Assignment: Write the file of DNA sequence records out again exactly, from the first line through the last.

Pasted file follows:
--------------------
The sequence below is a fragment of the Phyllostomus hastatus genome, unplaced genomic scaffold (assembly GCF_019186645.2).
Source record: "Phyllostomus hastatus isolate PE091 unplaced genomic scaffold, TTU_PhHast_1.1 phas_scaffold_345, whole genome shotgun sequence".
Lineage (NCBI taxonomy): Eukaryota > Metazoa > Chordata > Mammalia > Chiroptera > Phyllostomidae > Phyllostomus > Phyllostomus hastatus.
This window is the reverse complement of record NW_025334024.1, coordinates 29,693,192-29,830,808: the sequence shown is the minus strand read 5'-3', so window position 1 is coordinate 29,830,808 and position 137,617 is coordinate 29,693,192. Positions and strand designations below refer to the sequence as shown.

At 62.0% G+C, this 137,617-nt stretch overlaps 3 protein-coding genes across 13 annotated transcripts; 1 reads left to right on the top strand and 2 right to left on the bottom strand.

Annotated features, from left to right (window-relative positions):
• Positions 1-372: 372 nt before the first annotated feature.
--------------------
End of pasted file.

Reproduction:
The sequence below is a fragment of the Phyllostomus hastatus genome, unplaced genomic scaffold (assembly GCF_019186645.2).
Source record: "Phyllostomus hastatus isolate PE091 unplaced genomic scaffold, TTU_PhHast_1.1 phas_scaffold_345, whole genome shotgun sequence".
Lineage (NCBI taxonomy): Eukaryota > Metazoa > Chordata > Mammalia > Chiroptera > Phyllostomidae > Phyllostomus > Phyllostomus hastatus.
This window is the reverse complement of record NW_025334024.1, coordinates 29,693,192-29,830,808: the sequence shown is the minus strand read 5'-3', so window position 1 is coordinate 29,830,808 and position 137,617 is coordinate 29,693,192. Positions and strand designations below refer to the sequence as shown.

At 62.0% G+C, this 137,617-nt stretch overlaps 3 protein-coding genes across 13 annotated transcripts; 1 reads left to right on the top strand and 2 right to left on the bottom strand.

Annotated features, from left to right (window-relative positions):
• Positions 1-372: 372 nt before the first annotated feature.